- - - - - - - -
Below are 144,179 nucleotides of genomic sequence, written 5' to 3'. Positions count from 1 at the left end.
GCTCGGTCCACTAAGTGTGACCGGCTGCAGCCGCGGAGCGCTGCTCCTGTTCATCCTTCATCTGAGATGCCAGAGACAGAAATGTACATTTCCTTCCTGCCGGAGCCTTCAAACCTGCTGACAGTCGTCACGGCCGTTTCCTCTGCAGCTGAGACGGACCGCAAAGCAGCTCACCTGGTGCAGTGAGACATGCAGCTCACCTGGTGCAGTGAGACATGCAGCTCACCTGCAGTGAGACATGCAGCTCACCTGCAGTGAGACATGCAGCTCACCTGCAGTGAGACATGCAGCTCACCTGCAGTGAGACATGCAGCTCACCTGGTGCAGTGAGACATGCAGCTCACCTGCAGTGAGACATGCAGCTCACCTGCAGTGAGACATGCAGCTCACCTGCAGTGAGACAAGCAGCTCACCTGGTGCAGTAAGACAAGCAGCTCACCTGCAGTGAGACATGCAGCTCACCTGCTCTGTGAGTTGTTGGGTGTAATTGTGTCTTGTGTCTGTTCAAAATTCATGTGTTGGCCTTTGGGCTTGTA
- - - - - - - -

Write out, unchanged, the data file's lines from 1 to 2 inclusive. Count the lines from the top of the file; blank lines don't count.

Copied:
Below are 144,179 nucleotides of genomic sequence, written 5' to 3'. Positions count from 1 at the left end.
GCTCGGTCCACTAAGTGTGACCGGCTGCAGCCGCGGAGCGCTGCTCCTGTTCATCCTTCATCTGAGATGCCAGAGACAGAAATGTACATTTCCTTCCTGCCGGAGCCTTCAAACCTGCTGACAGTCGTCACGGCCGTTTCCTCTGCAGCTGAGACGGACCGCAAAGCAGCTCACCTGGTGCAGTGAGACATGCAGCTCACCTGGTGCAGTGAGACATGCAGCTCACCTGCAGTGAGACATGCAGCTCACCTGCAGTGAGACATGCAGCTCACCTGCAGTGAGACATGCAGCTCACCTGCAGTGAGACATGCAGCTCACCTGGTGCAGTGAGACATGCAGCTCACCTGCAGTGAGACATGCAGCTCACCTGCAGTGAGACATGCAGCTCACCTGCAGTGAGACAAGCAGCTCACCTGGTGCAGTAAGACAAGCAGCTCACCTGCAGTGAGACATGCAGCTCACCTGCTCTGTGAGTTGTTGGGTGTAATTGTGTCTTGTGTCTGTTCAAAATTCATGTGTTGGCCTTTGGGCTTGTA